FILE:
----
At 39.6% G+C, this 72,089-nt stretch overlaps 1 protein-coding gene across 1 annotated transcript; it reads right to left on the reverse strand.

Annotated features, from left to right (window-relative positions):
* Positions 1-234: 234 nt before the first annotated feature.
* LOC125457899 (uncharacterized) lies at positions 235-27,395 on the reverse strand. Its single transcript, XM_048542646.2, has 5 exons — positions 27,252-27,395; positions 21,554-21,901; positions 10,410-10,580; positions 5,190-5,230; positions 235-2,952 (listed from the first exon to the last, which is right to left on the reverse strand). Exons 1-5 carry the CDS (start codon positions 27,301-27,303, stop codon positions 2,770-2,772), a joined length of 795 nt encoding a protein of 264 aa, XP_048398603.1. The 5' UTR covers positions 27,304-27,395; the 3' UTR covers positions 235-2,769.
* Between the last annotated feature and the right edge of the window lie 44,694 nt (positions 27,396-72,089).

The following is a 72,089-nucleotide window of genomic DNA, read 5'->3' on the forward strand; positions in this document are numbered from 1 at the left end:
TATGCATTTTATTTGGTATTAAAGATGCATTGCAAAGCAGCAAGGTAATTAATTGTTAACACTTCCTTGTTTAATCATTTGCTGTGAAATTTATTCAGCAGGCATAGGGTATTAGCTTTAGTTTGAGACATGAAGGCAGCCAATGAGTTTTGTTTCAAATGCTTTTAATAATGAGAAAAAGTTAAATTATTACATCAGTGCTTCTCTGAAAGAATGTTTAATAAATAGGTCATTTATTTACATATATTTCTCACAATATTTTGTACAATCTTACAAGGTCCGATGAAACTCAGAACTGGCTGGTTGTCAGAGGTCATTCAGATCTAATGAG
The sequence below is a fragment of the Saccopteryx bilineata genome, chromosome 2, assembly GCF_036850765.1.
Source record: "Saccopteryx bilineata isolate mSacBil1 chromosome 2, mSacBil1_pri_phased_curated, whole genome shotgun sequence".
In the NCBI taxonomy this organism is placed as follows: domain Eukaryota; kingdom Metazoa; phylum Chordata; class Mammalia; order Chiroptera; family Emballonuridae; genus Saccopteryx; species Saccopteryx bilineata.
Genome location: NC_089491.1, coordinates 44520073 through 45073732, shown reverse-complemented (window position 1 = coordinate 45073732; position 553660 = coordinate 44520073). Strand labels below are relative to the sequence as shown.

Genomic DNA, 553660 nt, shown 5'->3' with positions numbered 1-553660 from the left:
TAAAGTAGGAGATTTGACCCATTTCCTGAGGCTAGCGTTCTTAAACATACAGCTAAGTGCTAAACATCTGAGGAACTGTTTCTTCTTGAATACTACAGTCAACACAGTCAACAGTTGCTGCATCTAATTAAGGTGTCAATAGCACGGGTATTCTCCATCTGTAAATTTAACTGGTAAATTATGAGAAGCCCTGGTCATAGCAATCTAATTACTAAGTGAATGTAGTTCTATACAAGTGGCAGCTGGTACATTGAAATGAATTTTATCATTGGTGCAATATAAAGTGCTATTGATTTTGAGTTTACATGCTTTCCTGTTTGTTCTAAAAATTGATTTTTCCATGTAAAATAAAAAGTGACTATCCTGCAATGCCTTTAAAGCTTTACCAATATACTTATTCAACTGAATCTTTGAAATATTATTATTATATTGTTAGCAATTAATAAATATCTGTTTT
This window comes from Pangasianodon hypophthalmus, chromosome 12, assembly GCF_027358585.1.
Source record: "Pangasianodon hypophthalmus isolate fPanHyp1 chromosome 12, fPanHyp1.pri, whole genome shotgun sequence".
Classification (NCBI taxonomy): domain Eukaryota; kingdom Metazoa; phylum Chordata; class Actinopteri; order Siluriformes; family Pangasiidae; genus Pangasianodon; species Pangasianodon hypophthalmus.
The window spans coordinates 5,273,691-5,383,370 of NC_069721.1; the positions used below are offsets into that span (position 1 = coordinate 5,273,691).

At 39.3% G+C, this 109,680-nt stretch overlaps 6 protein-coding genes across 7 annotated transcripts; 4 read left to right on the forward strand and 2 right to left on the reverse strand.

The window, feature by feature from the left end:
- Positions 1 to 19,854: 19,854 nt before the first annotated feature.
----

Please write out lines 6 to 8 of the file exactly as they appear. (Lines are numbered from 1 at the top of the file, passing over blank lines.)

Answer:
The following is a 72,089-nucleotide window of genomic DNA, read 5'->3' on the forward strand; positions in this document are numbered from 1 at the left end:
TATGCATTTTATTTGGTATTAAAGATGCATTGCAAAGCAGCAAGGTAATTAATTGTTAACACTTCCTTGTTTAATCATTTGCTGTGAAATTTATTCAGCAGGCATAGGGTATTAGCTTTAGTTTGAGACATGAAGGCAGCCAATGAGTTTTGTTTCAAATGCTTTTAATAATGAGAAAAAGTTAAATTATTACATCAGTGCTTCTCTGAAAGAATGTTTAATAAATAGGTCATTTATTTACATATATTTCTCACAATATTTTGTACAATCTTACAAGGTCCGATGAAACTCAGAACTGGCTGGTTGTCAGAGGTCATTCAGATCTAATGAG
The sequence below is a fragment of the Saccopteryx bilineata genome, chromosome 2, assembly GCF_036850765.1.